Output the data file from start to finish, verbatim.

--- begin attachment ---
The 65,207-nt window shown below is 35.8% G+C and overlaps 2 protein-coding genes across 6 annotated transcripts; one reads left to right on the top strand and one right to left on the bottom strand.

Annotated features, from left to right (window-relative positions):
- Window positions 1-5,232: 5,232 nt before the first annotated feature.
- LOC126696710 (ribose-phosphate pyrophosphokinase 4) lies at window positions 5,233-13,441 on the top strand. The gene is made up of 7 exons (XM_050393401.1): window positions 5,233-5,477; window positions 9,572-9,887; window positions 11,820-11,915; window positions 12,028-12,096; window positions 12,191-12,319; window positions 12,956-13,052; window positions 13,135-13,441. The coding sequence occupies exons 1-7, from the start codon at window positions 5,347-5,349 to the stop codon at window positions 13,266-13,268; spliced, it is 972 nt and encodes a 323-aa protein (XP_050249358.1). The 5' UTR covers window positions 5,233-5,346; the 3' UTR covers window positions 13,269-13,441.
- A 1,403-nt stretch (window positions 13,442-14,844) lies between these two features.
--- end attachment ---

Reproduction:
The 65,207-nt window shown below is 35.8% G+C and overlaps 2 protein-coding genes across 6 annotated transcripts; one reads left to right on the top strand and one right to left on the bottom strand.

Annotated features, from left to right (window-relative positions):
- Window positions 1-5,232: 5,232 nt before the first annotated feature.
- LOC126696710 (ribose-phosphate pyrophosphokinase 4) lies at window positions 5,233-13,441 on the top strand. The gene is made up of 7 exons (XM_050393401.1): window positions 5,233-5,477; window positions 9,572-9,887; window positions 11,820-11,915; window positions 12,028-12,096; window positions 12,191-12,319; window positions 12,956-13,052; window positions 13,135-13,441. The coding sequence occupies exons 1-7, from the start codon at window positions 5,347-5,349 to the stop codon at window positions 13,266-13,268; spliced, it is 972 nt and encodes a 323-aa protein (XP_050249358.1). The 5' UTR covers window positions 5,233-5,346; the 3' UTR covers window positions 13,269-13,441.
- A 1,403-nt stretch (window positions 13,442-14,844) lies between these two features.